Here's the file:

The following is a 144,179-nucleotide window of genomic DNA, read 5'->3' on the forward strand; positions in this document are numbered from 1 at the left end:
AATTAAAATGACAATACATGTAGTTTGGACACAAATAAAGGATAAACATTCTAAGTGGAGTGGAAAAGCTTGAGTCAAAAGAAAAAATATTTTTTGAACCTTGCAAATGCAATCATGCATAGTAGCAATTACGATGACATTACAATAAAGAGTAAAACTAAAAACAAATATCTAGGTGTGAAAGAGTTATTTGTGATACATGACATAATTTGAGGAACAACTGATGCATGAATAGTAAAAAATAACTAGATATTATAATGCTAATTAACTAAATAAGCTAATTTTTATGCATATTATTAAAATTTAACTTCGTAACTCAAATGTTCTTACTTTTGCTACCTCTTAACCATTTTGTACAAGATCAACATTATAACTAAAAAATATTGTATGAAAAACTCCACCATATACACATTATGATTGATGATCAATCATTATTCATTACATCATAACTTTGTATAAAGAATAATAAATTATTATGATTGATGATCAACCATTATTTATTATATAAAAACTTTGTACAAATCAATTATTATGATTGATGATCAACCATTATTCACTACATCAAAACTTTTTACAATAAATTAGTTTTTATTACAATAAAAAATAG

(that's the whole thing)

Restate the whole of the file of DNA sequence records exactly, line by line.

The following is a 144,179-nucleotide window of genomic DNA, read 5'->3' on the forward strand; positions in this document are numbered from 1 at the left end:
AATTAAAATGACAATACATGTAGTTTGGACACAAATAAAGGATAAACATTCTAAGTGGAGTGGAAAAGCTTGAGTCAAAAGAAAAAATATTTTTTGAACCTTGCAAATGCAATCATGCATAGTAGCAATTACGATGACATTACAATAAAGAGTAAAACTAAAAACAAATATCTAGGTGTGAAAGAGTTATTTGTGATACATGACATAATTTGAGGAACAACTGATGCATGAATAGTAAAAAATAACTAGATATTATAATGCTAATTAACTAAATAAGCTAATTTTTATGCATATTATTAAAATTTAACTTCGTAACTCAAATGTTCTTACTTTTGCTACCTCTTAACCATTTTGTACAAGATCAACATTATAACTAAAAAATATTGTATGAAAAACTCCACCATATACACATTATGATTGATGATCAATCATTATTCATTACATCATAACTTTGTATAAAGAATAATAAATTATTATGATTGATGATCAACCATTATTTATTATATAAAAACTTTGTACAAATCAATTATTATGATTGATGATCAACCATTATTCACTACATCAAAACTTTTTACAATAAATTAGTTTTTATTACAATAAAAAATAG